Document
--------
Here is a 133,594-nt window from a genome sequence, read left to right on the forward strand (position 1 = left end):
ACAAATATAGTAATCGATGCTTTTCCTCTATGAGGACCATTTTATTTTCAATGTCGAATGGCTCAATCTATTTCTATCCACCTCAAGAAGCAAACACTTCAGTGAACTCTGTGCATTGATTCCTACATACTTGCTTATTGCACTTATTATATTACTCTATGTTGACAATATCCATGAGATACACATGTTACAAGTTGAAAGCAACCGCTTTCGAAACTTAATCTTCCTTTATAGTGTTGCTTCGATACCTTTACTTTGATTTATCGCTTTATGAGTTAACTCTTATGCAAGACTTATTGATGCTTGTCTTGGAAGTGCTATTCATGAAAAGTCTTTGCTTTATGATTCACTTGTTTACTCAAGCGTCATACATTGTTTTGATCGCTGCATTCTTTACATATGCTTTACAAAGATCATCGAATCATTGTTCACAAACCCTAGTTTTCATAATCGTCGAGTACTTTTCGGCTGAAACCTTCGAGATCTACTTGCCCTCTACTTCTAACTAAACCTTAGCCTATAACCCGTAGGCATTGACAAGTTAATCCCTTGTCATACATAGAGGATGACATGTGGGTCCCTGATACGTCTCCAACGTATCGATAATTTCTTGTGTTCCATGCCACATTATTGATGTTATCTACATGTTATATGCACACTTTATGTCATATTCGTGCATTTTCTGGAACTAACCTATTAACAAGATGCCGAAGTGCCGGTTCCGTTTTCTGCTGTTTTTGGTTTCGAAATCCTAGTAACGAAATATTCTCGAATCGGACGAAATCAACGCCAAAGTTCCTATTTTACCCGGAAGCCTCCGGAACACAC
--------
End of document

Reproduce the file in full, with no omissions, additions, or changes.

Here is a 133,594-nt window from a genome sequence, read left to right on the forward strand (position 1 = left end):
ACAAATATAGTAATCGATGCTTTTCCTCTATGAGGACCATTTTATTTTCAATGTCGAATGGCTCAATCTATTTCTATCCACCTCAAGAAGCAAACACTTCAGTGAACTCTGTGCATTGATTCCTACATACTTGCTTATTGCACTTATTATATTACTCTATGTTGACAATATCCATGAGATACACATGTTACAAGTTGAAAGCAACCGCTTTCGAAACTTAATCTTCCTTTATAGTGTTGCTTCGATACCTTTACTTTGATTTATCGCTTTATGAGTTAACTCTTATGCAAGACTTATTGATGCTTGTCTTGGAAGTGCTATTCATGAAAAGTCTTTGCTTTATGATTCACTTGTTTACTCAAGCGTCATACATTGTTTTGATCGCTGCATTCTTTACATATGCTTTACAAAGATCATCGAATCATTGTTCACAAACCCTAGTTTTCATAATCGTCGAGTACTTTTCGGCTGAAACCTTCGAGATCTACTTGCCCTCTACTTCTAACTAAACCTTAGCCTATAACCCGTAGGCATTGACAAGTTAATCCCTTGTCATACATAGAGGATGACATGTGGGTCCCTGATACGTCTCCAACGTATCGATAATTTCTTGTGTTCCATGCCACATTATTGATGTTATCTACATGTTATATGCACACTTTATGTCATATTCGTGCATTTTCTGGAACTAACCTATTAACAAGATGCCGAAGTGCCGGTTCCGTTTTCTGCTGTTTTTGGTTTCGAAATCCTAGTAACGAAATATTCTCGAATCGGACGAAATCAACGCCAAAGTTCCTATTTTACCCGGAAGCCTCCGGAACACAC